In my previous life (you know, before I became a teacher and didn’t have one anymore…) I was a software consultant. Many times since then, when working with school leaders on software implementations, I have posed the question: “What problem are you actually trying to solve with this technology? If you are fixing something that isn’t broken, you can’t expect the staff to be on board.”
My background, and my experience of botched implementations, means it is imperative to me that technology be authentic to my needs as a teacher. I don’t want bells and whistles just to entertain the students, I want systems and processes that make my time with them more effective and have an impact on their understanding, tools that push them to higher-level thinking about concepts, or ideas that make our topics relevant to their lives.
Yesterday I was able to share two new ideas with my department members, bringing some authentic solutions from our recent Cohort21 workshop back and putting them straight into use at my school.
The first is diigo. After our initial introduction, I was using diigo for myself but hadn’t seen the power of using it as a group (or perhaps I hadn’t had the time to investigate the option… ) On Saturday I created a diigo group for my department and invited the members. Then in our department meeting, we looked at it, everyone logged in, and we talked about how to tag and share resources. We have talked before about the need for a “bulletin board” for websites and related resources, and now we have one. Thanks, C21.
The second idea I presented to the department is using audio commentary while annotating a document, essentially making a video of feedback for students’ written work. Listening to the many language teachers discuss the use of audio commentary for marking essays, I realized how powerful it can be for student learning. I was keen to find a way to do something similar in math, and have decided to try it out for giving feedback on their upcoming Internal Assessment projects in grade 12. Unfortunately, many of the bells-and-whistles tools out there don’t support the equation formatting that appears in math projects. However, we can have the students submit Word documents to a google folder, then download and markup (up-mark?) their work on video, uploading the video to the google folder at completion. It seems more cumbersome than I would like, but I think it is worthwhile to investigate the option and gauge its effects on student understanding and performance. Certainly more math-friendly tools will come along soon (I hope!)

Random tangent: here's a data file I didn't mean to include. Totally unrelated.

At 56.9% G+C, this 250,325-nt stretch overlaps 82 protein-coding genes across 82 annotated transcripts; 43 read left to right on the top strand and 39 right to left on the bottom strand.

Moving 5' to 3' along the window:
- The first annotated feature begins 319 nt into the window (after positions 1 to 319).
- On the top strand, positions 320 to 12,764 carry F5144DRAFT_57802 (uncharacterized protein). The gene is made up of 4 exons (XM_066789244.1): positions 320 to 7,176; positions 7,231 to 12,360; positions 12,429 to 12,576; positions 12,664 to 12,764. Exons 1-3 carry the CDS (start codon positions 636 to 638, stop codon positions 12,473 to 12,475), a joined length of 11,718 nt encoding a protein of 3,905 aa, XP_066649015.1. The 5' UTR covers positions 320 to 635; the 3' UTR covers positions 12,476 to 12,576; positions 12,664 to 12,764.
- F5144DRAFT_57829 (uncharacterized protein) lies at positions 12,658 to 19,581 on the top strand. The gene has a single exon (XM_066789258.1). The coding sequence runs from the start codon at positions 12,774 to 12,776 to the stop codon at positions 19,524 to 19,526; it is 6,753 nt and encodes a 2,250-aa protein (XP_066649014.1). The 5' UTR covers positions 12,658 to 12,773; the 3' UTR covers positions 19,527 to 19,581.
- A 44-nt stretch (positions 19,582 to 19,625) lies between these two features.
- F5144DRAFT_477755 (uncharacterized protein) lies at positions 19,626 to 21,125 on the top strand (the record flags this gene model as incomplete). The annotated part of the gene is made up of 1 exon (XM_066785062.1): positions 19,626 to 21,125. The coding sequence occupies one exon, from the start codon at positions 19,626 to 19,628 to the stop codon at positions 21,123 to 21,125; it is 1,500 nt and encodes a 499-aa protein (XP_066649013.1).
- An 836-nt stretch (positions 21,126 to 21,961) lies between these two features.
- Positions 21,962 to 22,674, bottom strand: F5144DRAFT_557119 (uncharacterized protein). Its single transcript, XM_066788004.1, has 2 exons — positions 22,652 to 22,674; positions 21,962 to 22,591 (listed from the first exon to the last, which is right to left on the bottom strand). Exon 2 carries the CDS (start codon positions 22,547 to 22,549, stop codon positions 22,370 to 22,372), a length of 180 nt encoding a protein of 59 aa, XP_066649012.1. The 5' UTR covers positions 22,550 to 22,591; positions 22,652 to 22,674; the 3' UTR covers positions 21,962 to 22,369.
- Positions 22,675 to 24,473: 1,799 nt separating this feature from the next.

Thanks C21 members for the ideas and insights this weekend. More to follow soon with my action plan!
Thanks Ruth for this very rationale approach to the integration of technology in teaching and learning. Authenticity of the software application, and the direct correlation with developing those all-important higher order thinking skills are great benchmarks.
You’ve basically worked SAMR into your thinking here, and moved forward with technology to do more than augment what you were once doing. Nice work!. I love that you’re using Diigo, it seems to be taking hold more readily in this year’s cohort for sure.
With regards to GoogleDocs and upmarking, I’d love for you to keep me informed because we are having real difficulties converting Math docs into Google Docs – it doesn’t ‘translate’ well…
I look forward to you testing this out!
Have you looked at – https://kaizena.com/ ?? Use your school email account to access it.
Try and uploading a word doc with math type into Google Docs and then open it in this – https://kaizena.com/ Then share it with me. I have an account and can see what it looks like from the other end.
I really enjoyed reading this. I am wondering why some teachers are implementing technology in their classrooms that doesn’t make their lives easier, increase student engagement, or improve student learning. I have this idea that if we could address this dilemma, we might be able to dramatically change the way students and teachers learn in the future…